While it is now impossible to trawl through the internet without hitting a think-piece or argument regarding the Marvel Cinematic Universe, DC Extended Universe, or one of their rivals, you’ve probably not noticed that over the last few years the unofficial World War II Cinematic Universe has also been delighting audiences, while at the same time detailing one of the most dramatic periods in history.
It’s no surprise that “The King’s Speech,” “Dunkirk,” and now “Darkest Hour” have dramatized the same months and weeks of World War II from different points of view without ever crossing into the same territory, though, as this period was so rife with conflict and drama that a thousand different films could be made.
“I guess the point is it is one of the most pivotal moments in global history,” “Darkest Hour” director Joe Wright explained to me last month when I sat down with him to discuss the film. “If events had gone differently we would be looking at a very different world. So I guess that’s the reason we keep returning to it with such fascination.”
One of the main reasons Wright wanted to work on “Darkest Hour,” though, was the opportunity to delve deep into the life and personality of Winston Churchill, reveal the man behind the myth, and reclaim him from the English far-right that insist the former Prime Minister would be on their side if he was alive today.
“The thing about Churchill is that he has been re-appropriated by forces, especially of the right, that I don’t think he would be aligned with if he were alive. For me, what was interesting was to take him down off that plinth in Parliament Square, and to really examine the man face to face and to see him as a human being. We can really only learn from people if we address them as equals. So that was the point for me. To just meet the guy, and try to see who the crazy, idiosyncratic, enigma really was.”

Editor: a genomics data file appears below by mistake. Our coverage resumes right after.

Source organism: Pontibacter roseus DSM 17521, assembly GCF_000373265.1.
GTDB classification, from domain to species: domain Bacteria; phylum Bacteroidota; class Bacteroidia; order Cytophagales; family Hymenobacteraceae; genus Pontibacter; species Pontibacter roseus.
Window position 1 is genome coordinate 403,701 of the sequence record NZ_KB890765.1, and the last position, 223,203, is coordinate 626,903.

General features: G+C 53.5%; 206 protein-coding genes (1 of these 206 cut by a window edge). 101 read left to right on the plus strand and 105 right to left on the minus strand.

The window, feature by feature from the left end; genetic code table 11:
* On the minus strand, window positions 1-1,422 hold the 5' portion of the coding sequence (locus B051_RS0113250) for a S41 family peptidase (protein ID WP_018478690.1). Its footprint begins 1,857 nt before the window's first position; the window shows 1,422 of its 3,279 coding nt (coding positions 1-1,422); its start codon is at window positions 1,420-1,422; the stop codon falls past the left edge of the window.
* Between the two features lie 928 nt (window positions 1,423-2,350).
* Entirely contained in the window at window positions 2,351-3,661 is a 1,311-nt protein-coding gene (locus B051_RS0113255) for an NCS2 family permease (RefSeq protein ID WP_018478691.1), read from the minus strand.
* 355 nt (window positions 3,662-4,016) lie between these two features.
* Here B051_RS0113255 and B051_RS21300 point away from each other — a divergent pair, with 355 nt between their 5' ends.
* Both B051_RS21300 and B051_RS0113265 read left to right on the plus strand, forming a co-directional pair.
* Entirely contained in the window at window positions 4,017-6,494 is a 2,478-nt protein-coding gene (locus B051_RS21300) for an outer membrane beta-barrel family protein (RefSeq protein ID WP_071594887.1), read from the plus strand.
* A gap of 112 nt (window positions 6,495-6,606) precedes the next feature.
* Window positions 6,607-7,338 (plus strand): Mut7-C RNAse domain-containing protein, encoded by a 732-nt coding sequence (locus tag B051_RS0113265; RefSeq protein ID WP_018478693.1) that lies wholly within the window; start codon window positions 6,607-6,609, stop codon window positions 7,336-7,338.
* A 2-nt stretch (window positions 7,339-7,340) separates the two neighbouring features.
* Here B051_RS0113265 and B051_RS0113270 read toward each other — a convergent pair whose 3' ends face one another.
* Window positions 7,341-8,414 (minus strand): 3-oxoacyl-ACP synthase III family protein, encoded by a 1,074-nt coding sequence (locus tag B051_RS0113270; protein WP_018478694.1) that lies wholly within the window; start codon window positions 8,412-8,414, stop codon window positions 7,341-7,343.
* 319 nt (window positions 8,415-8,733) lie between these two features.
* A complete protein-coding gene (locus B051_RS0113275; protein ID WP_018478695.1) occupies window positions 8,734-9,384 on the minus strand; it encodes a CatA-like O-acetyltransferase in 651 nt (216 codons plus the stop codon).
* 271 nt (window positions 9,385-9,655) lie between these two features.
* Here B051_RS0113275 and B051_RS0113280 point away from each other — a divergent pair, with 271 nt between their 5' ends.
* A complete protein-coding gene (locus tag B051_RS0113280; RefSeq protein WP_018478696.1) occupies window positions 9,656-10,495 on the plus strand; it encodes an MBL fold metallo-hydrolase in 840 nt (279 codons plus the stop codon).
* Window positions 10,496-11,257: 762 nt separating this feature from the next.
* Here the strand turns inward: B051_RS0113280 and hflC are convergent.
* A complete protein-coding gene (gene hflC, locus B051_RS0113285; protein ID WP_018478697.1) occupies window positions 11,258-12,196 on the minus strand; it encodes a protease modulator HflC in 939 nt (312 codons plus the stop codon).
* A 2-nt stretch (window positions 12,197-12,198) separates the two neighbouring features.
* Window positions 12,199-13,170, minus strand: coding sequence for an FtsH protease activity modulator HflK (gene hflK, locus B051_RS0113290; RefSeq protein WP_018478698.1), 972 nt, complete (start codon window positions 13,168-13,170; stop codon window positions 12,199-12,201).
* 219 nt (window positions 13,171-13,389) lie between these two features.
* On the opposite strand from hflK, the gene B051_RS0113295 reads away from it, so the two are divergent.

“Darkest Hour” highlights the chaos of the days and weeks after Churchill, played by Gary Oldman, became Prime Minister of Great Britain on 10 May, 1940. Wright admitted that while we can now look back and declare that Churchill’s predecessor Neville Chamberlain “was in the wrong place at the wrong time,” the director still thoroughly believes that Chamberlain didn’t “act out of self-interest,” while insisting that Churchill is only regarded as a demi-God because Britain actually went on to win the war.
“If we hadn’t won. If Hitler had turned right instead of left, wiped out the B.E.F. on the beach of Dunkirk and invaded we would have been vilifying Churchill for not having explored a possible peace process. History has vindicated Churchill, but Chamberlain and Lord Halifax were doing what they felt was right for the protection of life.”
Churchill’s bravery during this period, when Britain was alone in Europe and under-siege from the Nazis, still stands out, though. “The point about Churchill, and where he was right, however it turned out, was that he stood up to and confronted fascism. So he has the moral authority on his side, and that can’t be denied.”
“Churchill got a lot of things wrong,” Wright immediately counters. “He had been in parliament for a very long time, and during the course of that career he had made some almighty blunders. Including his position on women’s suffrage, on Indian independence, and his catastrophic record in World War I, especially when he invaded the Dardanelles.”
“But what we remember him for is the thing he got most right, which was his resistance to the wave of hate and intolerance and bigotry and fascism. And I think that helps to give ‘Darkest Hour’ an edge today.”
“Darkest Hour” is released on November 22.